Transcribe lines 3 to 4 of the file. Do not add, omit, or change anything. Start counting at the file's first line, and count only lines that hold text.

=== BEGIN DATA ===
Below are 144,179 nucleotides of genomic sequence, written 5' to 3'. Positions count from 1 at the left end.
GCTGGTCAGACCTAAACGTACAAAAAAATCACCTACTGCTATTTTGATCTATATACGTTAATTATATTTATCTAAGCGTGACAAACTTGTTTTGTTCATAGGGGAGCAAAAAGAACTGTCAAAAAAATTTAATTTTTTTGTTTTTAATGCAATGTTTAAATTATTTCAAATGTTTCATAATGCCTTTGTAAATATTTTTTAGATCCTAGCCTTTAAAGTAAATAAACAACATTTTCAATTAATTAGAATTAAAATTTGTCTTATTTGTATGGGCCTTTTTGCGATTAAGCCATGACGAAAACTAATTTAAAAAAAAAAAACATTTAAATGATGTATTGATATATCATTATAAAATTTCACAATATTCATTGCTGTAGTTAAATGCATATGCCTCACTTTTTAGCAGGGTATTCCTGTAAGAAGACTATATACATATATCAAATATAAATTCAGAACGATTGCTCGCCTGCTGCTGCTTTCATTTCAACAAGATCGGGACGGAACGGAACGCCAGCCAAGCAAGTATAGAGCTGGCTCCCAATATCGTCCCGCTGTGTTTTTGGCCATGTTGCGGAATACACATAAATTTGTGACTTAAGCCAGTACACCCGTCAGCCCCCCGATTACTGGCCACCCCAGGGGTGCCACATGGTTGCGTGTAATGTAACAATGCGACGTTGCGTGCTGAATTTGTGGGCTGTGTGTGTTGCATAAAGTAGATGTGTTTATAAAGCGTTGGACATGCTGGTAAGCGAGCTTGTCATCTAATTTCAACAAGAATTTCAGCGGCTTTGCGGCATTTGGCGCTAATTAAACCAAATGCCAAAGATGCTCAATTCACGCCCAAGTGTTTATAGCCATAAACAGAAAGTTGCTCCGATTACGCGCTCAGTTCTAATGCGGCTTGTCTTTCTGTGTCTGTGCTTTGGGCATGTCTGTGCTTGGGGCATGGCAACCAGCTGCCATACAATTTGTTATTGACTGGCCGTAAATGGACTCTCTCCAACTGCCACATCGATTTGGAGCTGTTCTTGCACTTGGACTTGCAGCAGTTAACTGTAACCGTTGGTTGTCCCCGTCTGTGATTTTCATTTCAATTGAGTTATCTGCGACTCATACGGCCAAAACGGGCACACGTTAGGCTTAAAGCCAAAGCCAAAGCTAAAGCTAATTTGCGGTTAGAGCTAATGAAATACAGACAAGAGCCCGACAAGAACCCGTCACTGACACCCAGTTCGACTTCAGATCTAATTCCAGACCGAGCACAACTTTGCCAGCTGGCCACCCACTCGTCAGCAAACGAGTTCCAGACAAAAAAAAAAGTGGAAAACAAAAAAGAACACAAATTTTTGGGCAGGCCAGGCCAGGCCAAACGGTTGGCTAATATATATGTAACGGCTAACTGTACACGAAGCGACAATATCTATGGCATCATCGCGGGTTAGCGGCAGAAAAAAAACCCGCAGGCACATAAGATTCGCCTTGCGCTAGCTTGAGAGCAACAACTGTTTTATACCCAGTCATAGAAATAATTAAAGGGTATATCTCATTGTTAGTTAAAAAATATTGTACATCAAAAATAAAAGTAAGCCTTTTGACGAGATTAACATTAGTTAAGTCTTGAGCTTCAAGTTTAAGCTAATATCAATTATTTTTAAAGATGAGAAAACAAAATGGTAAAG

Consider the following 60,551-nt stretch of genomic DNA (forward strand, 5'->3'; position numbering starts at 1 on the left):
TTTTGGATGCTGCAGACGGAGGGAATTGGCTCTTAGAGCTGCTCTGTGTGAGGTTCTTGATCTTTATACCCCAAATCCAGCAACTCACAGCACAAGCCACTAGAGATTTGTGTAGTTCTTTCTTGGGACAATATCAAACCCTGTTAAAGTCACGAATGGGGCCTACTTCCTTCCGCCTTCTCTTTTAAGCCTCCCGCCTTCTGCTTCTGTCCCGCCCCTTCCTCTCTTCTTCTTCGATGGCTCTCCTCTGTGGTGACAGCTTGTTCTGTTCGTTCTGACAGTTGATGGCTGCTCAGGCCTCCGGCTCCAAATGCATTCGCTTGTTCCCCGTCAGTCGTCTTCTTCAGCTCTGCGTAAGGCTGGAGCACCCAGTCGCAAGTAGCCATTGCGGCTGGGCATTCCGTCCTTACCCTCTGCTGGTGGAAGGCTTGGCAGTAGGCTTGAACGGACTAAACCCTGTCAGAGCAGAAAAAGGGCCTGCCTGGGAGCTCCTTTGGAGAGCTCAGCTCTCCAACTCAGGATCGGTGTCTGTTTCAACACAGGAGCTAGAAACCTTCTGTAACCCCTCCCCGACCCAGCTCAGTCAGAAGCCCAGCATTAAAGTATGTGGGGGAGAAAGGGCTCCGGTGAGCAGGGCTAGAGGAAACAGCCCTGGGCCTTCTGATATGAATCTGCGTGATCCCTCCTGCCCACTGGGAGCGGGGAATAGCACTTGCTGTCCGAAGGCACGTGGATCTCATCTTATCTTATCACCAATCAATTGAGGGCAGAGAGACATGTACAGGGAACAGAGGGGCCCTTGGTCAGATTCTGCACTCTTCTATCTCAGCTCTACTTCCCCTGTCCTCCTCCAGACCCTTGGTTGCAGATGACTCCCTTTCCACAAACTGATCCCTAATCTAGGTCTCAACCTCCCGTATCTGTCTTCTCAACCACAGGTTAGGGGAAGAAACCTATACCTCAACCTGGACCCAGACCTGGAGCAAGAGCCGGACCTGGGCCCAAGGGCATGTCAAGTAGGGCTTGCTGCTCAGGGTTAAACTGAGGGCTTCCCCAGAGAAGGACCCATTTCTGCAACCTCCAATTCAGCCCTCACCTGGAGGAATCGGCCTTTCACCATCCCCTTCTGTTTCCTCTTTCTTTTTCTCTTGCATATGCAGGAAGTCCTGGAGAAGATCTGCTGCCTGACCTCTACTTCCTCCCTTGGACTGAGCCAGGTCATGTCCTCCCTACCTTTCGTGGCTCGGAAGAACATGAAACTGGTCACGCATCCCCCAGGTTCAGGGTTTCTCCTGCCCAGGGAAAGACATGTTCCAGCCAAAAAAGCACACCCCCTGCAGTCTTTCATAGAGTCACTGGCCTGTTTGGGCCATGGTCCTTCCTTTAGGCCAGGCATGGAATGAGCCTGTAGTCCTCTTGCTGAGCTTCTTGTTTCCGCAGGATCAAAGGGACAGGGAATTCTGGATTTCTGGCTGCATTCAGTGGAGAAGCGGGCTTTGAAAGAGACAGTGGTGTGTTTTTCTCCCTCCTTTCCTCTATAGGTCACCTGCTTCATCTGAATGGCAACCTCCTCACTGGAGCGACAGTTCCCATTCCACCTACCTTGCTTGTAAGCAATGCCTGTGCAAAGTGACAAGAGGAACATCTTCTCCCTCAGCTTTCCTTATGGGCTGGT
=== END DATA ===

Consider the following 60,551-nt stretch of genomic DNA (forward strand, 5'->3'; position numbering starts at 1 on the left):
TTTTGGATGCTGCAGACGGAGGGAATTGGCTCTTAGAGCTGCTCTGTGTGAGGTTCTTGATCTTTATACCCCAAATCCAGCAACTCACAGCACAAGCCACTAGAGATTTGTGTAGTTCTTTCTTGGGACAATATCAAACCCTGTTAAAGTCACGAATGGGGCCTACTTCCTTCCGCCTTCTCTTTTAAGCCTCCCGCCTTCTGCTTCTGTCCCGCCCCTTCCTCTCTTCTTCTTCGATGGCTCTCCTCTGTGGTGACAGCTTGTTCTGTTCGTTCTGACAGTTGATGGCTGCTCAGGCCTCCGGCTCCAAATGCATTCGCTTGTTCCCCGTCAGTCGTCTTCTTCAGCTCTGCGTAAGGCTGGAGCACCCAGTCGCAAGTAGCCATTGCGGCTGGGCATTCCGTCCTTACCCTCTGCTGGTGGAAGGCTTGGCAGTAGGCTTGAACGGACTAAACCCTGTCAGAGCAGAAAAAGGGCCTGCCTGGGAGCTCCTTTGGAGAGCTCAGCTCTCCAACTCAGGATCGGTGTCTGTTTCAACACAGGAGCTAGAAACCTTCTGTAACCCCTCCCCGACCCAGCTCAGTCAGAAGCCCAGCATTAAAGTATGTGGGGGAGAAAGGGCTCCGGTGAGCAGGGCTAGAGGAAACAGCCCTGGGCCTTCTGATATGAATCTGCGTGATCCCTCCTGCCCACTGGGAGCGGGGAATAGCACTTGCTGTCCGAAGGCACGTGGATCTCATCTTATCTTATCACCAATCAATTGAGGGCAGAGAGACATGTACAGGGAACAGAGGGGCCCTTGGTCAGATTCTGCACTCTTCTATCTCAGCTCTACTTCCCCTGTCCTCCTCCAGACCCTTGGTTGCAGATGACTCCCTTTCCACAAACTGATCCCTAATCTAGGTCTCAACCTCCCGTATCTGTCTTCTCAACCACAGGTTAGGGGAAGAAACCTATACCTCAACCTGGACCCAGACCTGGAGCAAGAGCCGGACCTGGGCCCAAGGGCATGTCAAGTAGGGCTTGCTGCTCAGGGTTAAACTGAGGGCTTCCCCAGAGAAGGACCCATTTCTGCAACCTCCAATTCAGCCCTCACCTGGAGGAATCGGCCTTTCACCATCCCCTTCTGTTTCCTCTTTCTTTTTCTCTTGCATATGCAGGAAGTCCTGGAGAAGATCTGCTGCCTGACCTCTACTTCCTCCCTTGGACTGAGCCAGGTCATGTCCTCCCTACCTTTCGTGGCTCGGAAGAACATGAAACTGGTCACGCATCCCCCAGGTTCAGGGTTTCTCCTGCCCAGGGAAAGACATGTTCCAGCCAAAAAAGCACACCCCCTGCAGTCTTTCATAGAGTCACTGGCCTGTTTGGGCCATGGTCCTTCCTTTAGGCCAGGCATGGAATGAGCCTGTAGTCCTCTTGCTGAGCTTCTTGTTTCCGCAGGATCAAAGGGACAGGGAATTCTGGATTTCTGGCTGCATTCAGTGGAGAAGCGGGCTTTGAAAGAGACAGTGGTGTGTTTTTCTCCCTCCTTTCCTCTATAGGTCACCTGCTTCATCTGAATGGCAACCTCCTCACTGGAGCGACAGTTCCCATTCCACCTACCTTGCTTGTAAGCAATGCCTGTGCAAAGTGACAAGAGGAACATCTTCTCCCTCAGCTTTCCTTATGGGCTGGT